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Philos Trans R Soc Lond B Biol Sci. Sep 12, 2010; 365(1553): 2663–2674.
PMCID: PMC2936178

How is human cooperation different?

Abstract

Although cooperation is a widespread phenomenon in nature, human cooperation exceeds that of all other species with regard to the scale and range of cooperative activities. Here we review and discuss differences between humans and non-humans in the strategies employed to maintain cooperation and control free-riders. We distinguish forms of cooperative behaviour based on their influence on the immediate payoffs of actor and recipient. If the actor has immediate costs and only the recipient obtains immediate benefits, we term this investment. If the behaviour has immediate positive effects for both actor and recipient, we call this a self-serving mutually beneficial behaviour or mutual cooperation. We argue that humans, in contrast to all other species, employ a wider range of enforcement mechanisms, which allow higher levels of cooperation to evolve and stabilize among unrelated individuals and in large groups. We also discuss proximate mechanisms underlying cooperative behaviour and focus on our experimental work with humans and our closest primate relatives. Differences in the proximate mechanisms also seem to contribute to explaining humans' greater ability to cooperate and enforce cooperation.

Keywords: cooperation, investing behaviour, mutual cooperation, social information

1. Introduction

Cooperative behaviour is not unique to the human species. It is a widespread phenomenon between individuals of the same, and even different, species. Here we refer to cooperation in its broadest sense: behaviours which provide a benefit to another individual (recipient) or are beneficial to both the actor and the recipient. Even very simple organisms such as viruses, bacteria and social amoebas cooperate with each other. Solitary amoebas for example form a multicellular differentiated ‘slug’ when they are starving, which is able to pass through soil barriers that solitary amoeba cannot cross (Brown 2001; Kuzdzal-Fick et al. 2007; Brockhurst et al. 2008). Very high levels of cooperation are a trademark of several species, including humans and insect societies; in the latter, the great degree of cooperation may be explained by indirect fitness benefits due to high relatedness between colony members (Hamilton 1964). Probably the most striking feature of human societies is their large size in combination with extensive cooperative behaviour between unrelated individuals. Cooperative behaviour is even found between complete strangers who are not likely to meet again in the future. Modern human societies strongly depend on high levels of cooperation between individuals, something we experience every day. For example, humans engage in mutually beneficial cooperative interactions to reach goals as simple as moving obstacles or as complicated as building bridges or houses or playing symphonies. In addition, humans help others, incurring costs in many different situations on a daily basis. They may help a friend to carry boxes, hold the door open for a colleague, help a blind person to cross the street or donate blood, to name just a few examples.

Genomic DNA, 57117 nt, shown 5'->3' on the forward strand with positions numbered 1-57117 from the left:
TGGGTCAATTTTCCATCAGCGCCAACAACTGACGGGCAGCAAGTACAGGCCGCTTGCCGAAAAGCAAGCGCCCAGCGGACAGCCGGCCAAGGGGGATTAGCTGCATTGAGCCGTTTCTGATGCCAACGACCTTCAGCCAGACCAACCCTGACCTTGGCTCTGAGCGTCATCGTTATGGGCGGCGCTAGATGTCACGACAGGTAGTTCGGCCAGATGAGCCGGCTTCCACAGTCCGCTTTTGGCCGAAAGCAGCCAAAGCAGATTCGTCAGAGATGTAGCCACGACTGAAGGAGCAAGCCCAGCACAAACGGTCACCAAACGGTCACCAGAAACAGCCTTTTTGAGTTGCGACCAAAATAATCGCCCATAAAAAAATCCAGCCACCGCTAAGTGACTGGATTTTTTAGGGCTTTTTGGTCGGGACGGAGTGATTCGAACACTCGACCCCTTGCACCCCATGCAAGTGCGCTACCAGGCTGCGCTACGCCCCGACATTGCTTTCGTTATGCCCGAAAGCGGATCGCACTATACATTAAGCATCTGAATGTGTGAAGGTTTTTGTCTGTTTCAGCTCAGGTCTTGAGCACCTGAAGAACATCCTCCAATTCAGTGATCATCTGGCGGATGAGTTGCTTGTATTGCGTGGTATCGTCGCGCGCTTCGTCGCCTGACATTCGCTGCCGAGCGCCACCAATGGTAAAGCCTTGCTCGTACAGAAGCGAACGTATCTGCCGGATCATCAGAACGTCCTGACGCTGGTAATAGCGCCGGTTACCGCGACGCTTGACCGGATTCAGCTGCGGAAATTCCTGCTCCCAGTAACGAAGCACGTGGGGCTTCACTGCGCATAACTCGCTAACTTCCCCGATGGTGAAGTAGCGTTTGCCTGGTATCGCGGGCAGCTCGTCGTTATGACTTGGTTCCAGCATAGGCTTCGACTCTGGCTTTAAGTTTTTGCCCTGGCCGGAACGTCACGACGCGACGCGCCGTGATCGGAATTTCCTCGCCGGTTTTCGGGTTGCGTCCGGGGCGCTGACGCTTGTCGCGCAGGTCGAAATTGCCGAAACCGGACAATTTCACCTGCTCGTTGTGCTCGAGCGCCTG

From inclusive fitness theory, we know that all these behaviours must lead on average to an increase in the direct and/or indirect fitness of the actor (please note that there has lately been a strong debate on the mathematical equivalence of inclusive fitness and multilevel/group selection; see Wilson & Wilson 2007). The importance of indirect benefits in maintaining cooperation has been extensively demonstrated in animals and humans (e.g. Dugatkin 1997; Solomon & French 1997), whereas evidence for intraspecies cooperation between unrelated individuals outside humans is less common (Clutton-Brock 2009). Cooperation between unrelated individuals can evolve if both actor and receiver obtain immediate direct benefits from the interaction, or if individuals, who invest to help others, obtain a future benefit greater than the initial investment, for example via reciprocation (Trivers 1971). In humans many different control mechanisms, such as reward, punishment, ostracism, reputation building, etc., work to maintain and stabilize cooperation, ensuring that partners behave cooperatively and cheaters are kept under control. Although some of these mechanisms are shared with other animal species, for others there is little or no evidence in non-human animals. It appears that humans have evolved strategies and psychological mechanisms that allow them to cooperate and control free-riders with great flexibility, leading to high levels of cooperation between unrelated individuals, and even complete strangers, in a wide range of situations.